The medical device industry, one of the most heavily regulated industries, was greatly impacted when the UK withdrew from the European Union in 2016. This has resulted in confusion for medical device manufacturers who must ensure compliance with UK MDR (Medical Device Regulation) and EU MDR.
This blog post aims to explain the critical differences between the UK MDR and the EU MDR and their implications for medical device manufacturers.
The UK MDR vs the EU MDR
The UK Medical Devices Regulation (MDR) contains directives for active implantable medical devices, medical devices, and in vitro diagnostic medical devices (IVDs). The MDR has undergone many amendments since it came into effect in 2002. The primary aim of the MDR is to ensure manufacturers can demonstrate their medical device meets specific requirements to place it on the market in Great Britain. These include general safety and performance requirements, technical documentation and harmonised standards.
The EU Medical Devices Regulation replaces the EU MDD (Medical Devices Directive) as of May 2021. Medical device manufacturers must ensure compliance with the EU MDR to operate within the European market. The MDR replaced the MDD to standardise quality and safety measures for medical devices across all 27 EU member states.
There are several differences between the UK MDR and the EU MDR, including:
- The UKCA (UK Conformity Assessed) mark is required in the UK to demonstrate compliance with UK legislation, while in the EU, the CE (Conformité Européene) mark is required.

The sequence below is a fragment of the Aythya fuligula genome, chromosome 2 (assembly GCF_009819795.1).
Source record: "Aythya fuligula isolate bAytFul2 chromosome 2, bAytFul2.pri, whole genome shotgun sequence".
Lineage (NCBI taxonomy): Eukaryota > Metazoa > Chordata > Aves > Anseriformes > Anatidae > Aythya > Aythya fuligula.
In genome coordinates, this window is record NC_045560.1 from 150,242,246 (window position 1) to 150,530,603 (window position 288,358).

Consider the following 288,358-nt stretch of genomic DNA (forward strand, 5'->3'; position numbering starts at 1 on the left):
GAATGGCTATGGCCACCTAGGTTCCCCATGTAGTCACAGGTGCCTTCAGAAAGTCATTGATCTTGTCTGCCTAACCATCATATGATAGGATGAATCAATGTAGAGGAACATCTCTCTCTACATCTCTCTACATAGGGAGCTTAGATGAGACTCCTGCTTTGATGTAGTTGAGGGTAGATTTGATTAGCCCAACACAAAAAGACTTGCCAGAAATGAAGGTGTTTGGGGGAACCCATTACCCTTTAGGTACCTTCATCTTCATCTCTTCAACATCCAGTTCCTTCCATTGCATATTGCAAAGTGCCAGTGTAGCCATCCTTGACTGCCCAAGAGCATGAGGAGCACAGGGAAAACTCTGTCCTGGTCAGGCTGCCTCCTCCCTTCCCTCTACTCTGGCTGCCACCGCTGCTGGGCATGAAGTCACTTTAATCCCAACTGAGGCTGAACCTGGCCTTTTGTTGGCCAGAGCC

- CE marking will be recognised and accepted in the UK until 30th June 2023, and medical device manufacturers will need a UKCA mark on their products.
- If you want to sell your device in Northern Ireland, you must have the UKCA and the CE markings.
- Four approved bodies in the UK can issue UKCA certification, whilst, in Europe, 35 EU-notified bodies can issue CE certification.
What are the implications of these changes in regulatory requirements for medical device manufacturers?
In October last year (2022), the MHRA released a statement saying that they intended to extend the deadline for implementing the new UK MDR. It was initially meant to be implemented on 1st July 2023, but this has now been extended to 1st July 2024. The transitional arrangements for the move to the UKCA mark are up to five years from this date (depending on the type of classification).
As we know, medical device regulations are subject to change, especially given that the EU is also proposing an extension to the transition period for medical and in vitro medical devices for the EU MDR.
If you are a medical device manufacturer looking to place your device on the GB market, the EU market, or both, you need to stay up to date with all of the changes in regulatory requirements. As well as keeping an eye on our blog, where we will do our best to update you, we recommend that you seek advice from us as we offer business consulting services to ensure your medical device complies with the UK MDR and any other relevant regulations.